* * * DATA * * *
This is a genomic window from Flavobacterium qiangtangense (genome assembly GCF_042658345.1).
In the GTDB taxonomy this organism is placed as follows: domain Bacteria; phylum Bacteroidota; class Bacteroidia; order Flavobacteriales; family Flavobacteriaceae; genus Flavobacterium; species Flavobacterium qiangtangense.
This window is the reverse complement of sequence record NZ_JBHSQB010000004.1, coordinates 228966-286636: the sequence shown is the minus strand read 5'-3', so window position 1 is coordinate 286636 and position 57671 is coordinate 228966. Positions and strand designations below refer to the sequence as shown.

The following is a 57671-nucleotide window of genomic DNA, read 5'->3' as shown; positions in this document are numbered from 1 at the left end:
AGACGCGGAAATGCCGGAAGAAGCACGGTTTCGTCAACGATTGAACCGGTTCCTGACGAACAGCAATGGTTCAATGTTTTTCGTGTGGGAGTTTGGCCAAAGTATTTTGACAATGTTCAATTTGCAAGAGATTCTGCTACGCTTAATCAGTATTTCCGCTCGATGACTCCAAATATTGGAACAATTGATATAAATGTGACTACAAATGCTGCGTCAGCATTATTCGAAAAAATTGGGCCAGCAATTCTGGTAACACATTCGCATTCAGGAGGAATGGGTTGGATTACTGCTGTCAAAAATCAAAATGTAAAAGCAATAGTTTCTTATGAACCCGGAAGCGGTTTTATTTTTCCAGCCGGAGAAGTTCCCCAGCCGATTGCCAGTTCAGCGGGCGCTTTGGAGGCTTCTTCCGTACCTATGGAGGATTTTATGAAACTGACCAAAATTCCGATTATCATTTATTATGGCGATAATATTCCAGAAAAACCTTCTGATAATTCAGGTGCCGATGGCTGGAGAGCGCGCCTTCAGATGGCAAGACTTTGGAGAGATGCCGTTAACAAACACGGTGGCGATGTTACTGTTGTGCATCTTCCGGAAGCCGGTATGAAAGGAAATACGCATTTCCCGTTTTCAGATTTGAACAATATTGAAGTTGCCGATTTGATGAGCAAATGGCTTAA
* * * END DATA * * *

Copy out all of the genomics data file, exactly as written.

This is a genomic window from Flavobacterium qiangtangense (genome assembly GCF_042658345.1).
In the GTDB taxonomy this organism is placed as follows: domain Bacteria; phylum Bacteroidota; class Bacteroidia; order Flavobacteriales; family Flavobacteriaceae; genus Flavobacterium; species Flavobacterium qiangtangense.
This window is the reverse complement of sequence record NZ_JBHSQB010000004.1, coordinates 228966-286636: the sequence shown is the minus strand read 5'-3', so window position 1 is coordinate 286636 and position 57671 is coordinate 228966. Positions and strand designations below refer to the sequence as shown.

The following is a 57671-nucleotide window of genomic DNA, read 5'->3' as shown; positions in this document are numbered from 1 at the left end:
AGACGCGGAAATGCCGGAAGAAGCACGGTTTCGTCAACGATTGAACCGGTTCCTGACGAACAGCAATGGTTCAATGTTTTTCGTGTGGGAGTTTGGCCAAAGTATTTTGACAATGTTCAATTTGCAAGAGATTCTGCTACGCTTAATCAGTATTTCCGCTCGATGACTCCAAATATTGGAACAATTGATATAAATGTGACTACAAATGCTGCGTCAGCATTATTCGAAAAAATTGGGCCAGCAATTCTGGTAACACATTCGCATTCAGGAGGAATGGGTTGGATTACTGCTGTCAAAAATCAAAATGTAAAAGCAATAGTTTCTTATGAACCCGGAAGCGGTTTTATTTTTCCAGCCGGAGAAGTTCCCCAGCCGATTGCCAGTTCAGCGGGCGCTTTGGAGGCTTCTTCCGTACCTATGGAGGATTTTATGAAACTGACCAAAATTCCGATTATCATTTATTATGGCGATAATATTCCAGAAAAACCTTCTGATAATTCAGGTGCCGATGGCTGGAGAGCGCGCCTTCAGATGGCAAGACTTTGGAGAGATGCCGTTAACAAACACGGTGGCGATGTTACTGTTGTGCATCTTCCGGAAGCCGGTATGAAAGGAAATACGCATTTCCCGTTTTCAGATTTGAACAATATTGAAGTTGCCGATTTGATGAGCAAATGGCTTAA